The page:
In his discussion with Nick Wright and Jenna Wolfe, Cris Carter reveals the impact of becoming a Hall of Famer and discuss what the 15 finalists for Pro Football Hall of Fame, including Randy Moss, Ray Lewis and Terrell Owens can expect.
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- They cut the list to 15. Now, it's the wait. The wait is the Saturday before Super Bowl Sunday. And they meet, I think, at 7:00 or 8:00 AM. And the Hall of Fame voters, they go into a room. And you have a presenter-- the 15 finalists, they have a presenter, someone from their NFL city who has a vote who gets up to make a presentation based on what your career was.
Jenna Wolfe played 14 years in the NFL, seven times all pro. She was on the 2000 All Decade Team. She deserves to be in the Hall of Fame so--
- I was kind of an amazing, guys.
- And on the long side, how long does that presentation last?
- It can last an hour, hour and a half, depending on how much you have to campaign, because you have to win people over, typically, to try to get them. The great Ed Pope, Miami Herald, he presented Dan Marino. He got up and said, I present the greatest thrower of the football ever, Dan Marino, and sat down.
Ray Lewis, now, the presenter from Baltimore, he'll say something. But he's really wasting his time because Ray Lewis is going to get in on the first ballot. He'll probably say something about Ray's stats. But he can basically get up, say Ray's name, and sit down, and wait for Ray to be selected.
- Can-- can-- can minds be changed over the course of that process? Can minds actually be changed because of that?
- Yeah. There's campaigning because who-- Mark Craig from Minneapolis is presenting for Randy Moss.
JENNA WOLFE: OK.
- And there is a contingent in the room that believes that Terrell Owens should be a Hall of Famer. Now that contingent, will they acquiesce to Randy Moss? Because he will have a tribe of people saying that he should be a first ballot Hall of Famer. TO's people might be saying, y'all, kept TO out. Randy Moss, some similar situations there. You know, you all should keep Randy Moss out. So they have to try to win to get these groups together.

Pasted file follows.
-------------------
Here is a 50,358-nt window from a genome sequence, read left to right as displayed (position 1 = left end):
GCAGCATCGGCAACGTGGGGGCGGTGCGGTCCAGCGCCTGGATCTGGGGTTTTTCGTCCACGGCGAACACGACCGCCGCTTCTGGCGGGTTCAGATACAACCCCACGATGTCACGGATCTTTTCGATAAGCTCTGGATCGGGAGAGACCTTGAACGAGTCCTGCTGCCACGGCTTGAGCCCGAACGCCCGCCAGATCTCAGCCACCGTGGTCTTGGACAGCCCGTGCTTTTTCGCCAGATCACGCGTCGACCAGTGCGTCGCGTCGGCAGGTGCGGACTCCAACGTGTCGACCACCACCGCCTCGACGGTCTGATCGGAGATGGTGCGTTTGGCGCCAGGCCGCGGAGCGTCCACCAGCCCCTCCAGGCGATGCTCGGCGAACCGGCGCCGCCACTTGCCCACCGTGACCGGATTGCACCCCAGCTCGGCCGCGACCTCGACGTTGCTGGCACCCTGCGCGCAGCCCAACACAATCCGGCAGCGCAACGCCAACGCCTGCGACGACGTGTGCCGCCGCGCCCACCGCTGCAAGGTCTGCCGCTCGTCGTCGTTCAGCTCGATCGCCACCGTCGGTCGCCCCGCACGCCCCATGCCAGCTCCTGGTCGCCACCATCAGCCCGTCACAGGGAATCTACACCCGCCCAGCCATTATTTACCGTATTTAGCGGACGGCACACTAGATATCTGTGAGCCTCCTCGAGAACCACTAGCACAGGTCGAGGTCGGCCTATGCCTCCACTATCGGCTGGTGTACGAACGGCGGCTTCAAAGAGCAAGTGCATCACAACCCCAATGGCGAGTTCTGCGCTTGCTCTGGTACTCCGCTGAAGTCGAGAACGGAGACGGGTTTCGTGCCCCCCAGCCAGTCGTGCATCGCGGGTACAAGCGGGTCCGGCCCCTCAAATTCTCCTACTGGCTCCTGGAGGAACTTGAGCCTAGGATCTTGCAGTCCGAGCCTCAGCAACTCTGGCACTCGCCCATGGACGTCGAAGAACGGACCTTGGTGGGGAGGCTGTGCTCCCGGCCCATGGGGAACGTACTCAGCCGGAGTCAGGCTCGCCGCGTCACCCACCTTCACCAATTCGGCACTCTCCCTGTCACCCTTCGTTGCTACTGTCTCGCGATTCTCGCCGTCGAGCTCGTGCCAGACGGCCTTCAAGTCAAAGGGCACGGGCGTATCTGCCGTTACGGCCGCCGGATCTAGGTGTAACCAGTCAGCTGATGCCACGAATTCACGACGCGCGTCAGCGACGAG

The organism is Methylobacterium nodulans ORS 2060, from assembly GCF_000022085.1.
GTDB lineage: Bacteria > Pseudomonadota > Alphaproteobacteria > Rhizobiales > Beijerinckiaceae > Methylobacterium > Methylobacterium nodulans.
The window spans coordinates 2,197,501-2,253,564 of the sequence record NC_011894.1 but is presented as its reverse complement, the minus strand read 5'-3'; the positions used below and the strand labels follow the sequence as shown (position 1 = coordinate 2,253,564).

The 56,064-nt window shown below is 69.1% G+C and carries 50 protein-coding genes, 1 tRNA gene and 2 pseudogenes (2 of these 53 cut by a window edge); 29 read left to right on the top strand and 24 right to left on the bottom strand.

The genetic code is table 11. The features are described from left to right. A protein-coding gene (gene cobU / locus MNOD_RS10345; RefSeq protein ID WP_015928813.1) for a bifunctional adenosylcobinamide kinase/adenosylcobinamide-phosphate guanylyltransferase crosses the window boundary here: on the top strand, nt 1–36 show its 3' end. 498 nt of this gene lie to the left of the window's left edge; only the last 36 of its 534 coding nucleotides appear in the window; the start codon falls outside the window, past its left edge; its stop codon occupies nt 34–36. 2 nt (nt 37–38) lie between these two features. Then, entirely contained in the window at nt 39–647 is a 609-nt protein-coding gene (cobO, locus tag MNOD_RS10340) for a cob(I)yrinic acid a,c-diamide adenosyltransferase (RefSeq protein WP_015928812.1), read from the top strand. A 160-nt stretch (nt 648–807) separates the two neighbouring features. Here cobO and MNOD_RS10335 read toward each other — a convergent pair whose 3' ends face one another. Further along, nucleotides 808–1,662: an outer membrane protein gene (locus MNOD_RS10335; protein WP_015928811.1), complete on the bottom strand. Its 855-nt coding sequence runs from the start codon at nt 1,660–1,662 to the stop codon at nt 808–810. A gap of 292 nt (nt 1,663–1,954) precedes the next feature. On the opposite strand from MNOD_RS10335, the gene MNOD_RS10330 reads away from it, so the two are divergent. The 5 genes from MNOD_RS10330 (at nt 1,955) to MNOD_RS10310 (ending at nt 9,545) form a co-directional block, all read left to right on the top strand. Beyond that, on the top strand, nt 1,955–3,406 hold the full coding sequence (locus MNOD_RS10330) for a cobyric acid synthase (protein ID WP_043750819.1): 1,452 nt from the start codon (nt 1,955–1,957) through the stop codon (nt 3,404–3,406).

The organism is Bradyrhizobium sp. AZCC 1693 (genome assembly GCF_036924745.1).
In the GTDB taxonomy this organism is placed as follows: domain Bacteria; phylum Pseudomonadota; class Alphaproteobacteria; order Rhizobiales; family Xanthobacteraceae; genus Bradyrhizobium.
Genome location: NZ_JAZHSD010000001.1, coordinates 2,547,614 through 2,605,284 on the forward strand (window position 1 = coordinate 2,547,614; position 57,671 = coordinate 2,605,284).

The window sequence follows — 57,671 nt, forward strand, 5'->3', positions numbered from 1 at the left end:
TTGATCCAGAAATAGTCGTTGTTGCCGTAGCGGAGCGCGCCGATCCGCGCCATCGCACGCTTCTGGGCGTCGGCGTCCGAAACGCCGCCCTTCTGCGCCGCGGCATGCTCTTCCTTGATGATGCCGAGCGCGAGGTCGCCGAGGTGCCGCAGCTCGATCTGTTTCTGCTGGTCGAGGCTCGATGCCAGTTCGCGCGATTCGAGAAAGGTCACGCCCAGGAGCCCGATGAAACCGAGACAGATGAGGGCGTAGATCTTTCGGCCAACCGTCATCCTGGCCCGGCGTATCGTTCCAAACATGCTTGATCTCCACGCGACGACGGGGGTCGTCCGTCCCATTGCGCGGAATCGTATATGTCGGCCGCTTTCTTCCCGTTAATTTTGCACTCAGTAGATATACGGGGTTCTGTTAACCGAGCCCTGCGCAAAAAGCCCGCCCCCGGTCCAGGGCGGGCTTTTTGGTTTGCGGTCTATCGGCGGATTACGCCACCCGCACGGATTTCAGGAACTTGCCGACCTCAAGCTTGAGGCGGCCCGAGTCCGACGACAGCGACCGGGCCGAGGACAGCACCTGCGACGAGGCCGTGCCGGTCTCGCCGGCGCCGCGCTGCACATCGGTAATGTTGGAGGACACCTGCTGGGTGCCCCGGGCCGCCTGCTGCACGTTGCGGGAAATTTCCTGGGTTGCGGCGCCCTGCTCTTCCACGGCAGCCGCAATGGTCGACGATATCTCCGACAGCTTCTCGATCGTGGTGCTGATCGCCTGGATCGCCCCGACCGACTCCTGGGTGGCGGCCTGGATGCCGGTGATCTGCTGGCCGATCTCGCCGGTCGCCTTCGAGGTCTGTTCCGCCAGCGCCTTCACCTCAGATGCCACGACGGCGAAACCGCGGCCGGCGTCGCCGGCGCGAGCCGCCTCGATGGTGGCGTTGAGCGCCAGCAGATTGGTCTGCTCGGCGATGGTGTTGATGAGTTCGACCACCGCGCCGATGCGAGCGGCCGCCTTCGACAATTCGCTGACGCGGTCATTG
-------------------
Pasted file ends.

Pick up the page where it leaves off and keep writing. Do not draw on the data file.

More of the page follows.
One of my biggest problems was I had Tim Brown on the list. I had Andre Reed on the list. All of us basically got on the list at the same time. And my guys are-- in my group, men and women that were voting for me, would not vote for Tim Brown. They would not vote for Andre Reed. In year number six--
- Until you got in was what they were saying, right?
- I actually-- in-- in the year-- the year I got in, they asked me, did I want to make a statement? And I said, yes. At least put a wide receiver in. It don't have to be me. Actually, the people who are voting for me, please vote for Tim Brown or Andre Reed. Please put a wide receiver in this class of 2013.
So I had really just given up on mine, all right? I knew that eventually I would get in. And in the process of giving up, I actually got in, and then Andre Reed got in the next year, and then Tim Brown got in the year after that. So there's going to be some negotiating between TO, what's happened to him the last two years, and Randy Moss. Is he a first ballot Hall of Famer?
- All right. So I want to talk about something you just alluded to there. Because first of all, let me talk about Ray, because he's a teammate of ours, friend of the show, and one of the three greatest inside linebackers in the history of pro football. He is in, just like Chris said. Ray Lewis played this many years, this All Decade Team, two Super Bowls, defense player of the year. He's in the Hall of Fame.
- And regardless of what we tell Ray, Ray's going to be sweating, and Ray's going to be nervous until they actually knock on his door. Because even the best, my friend Dan Marino, my friend Warren Moon, these guys were terrified, Joe Montana. They were terrified.
- Come on. Really, Dan Marino not sure nice getting in?
- I'm just telling you that that's the story, all right? Because you-- you don't even like to think that-- you know something? I deserve that. And that's the special thing about the 310 men that are in the hall. 99.9% of us don't believe we deserve to be there, and we're very, very appreciative of the opportunity to be in it.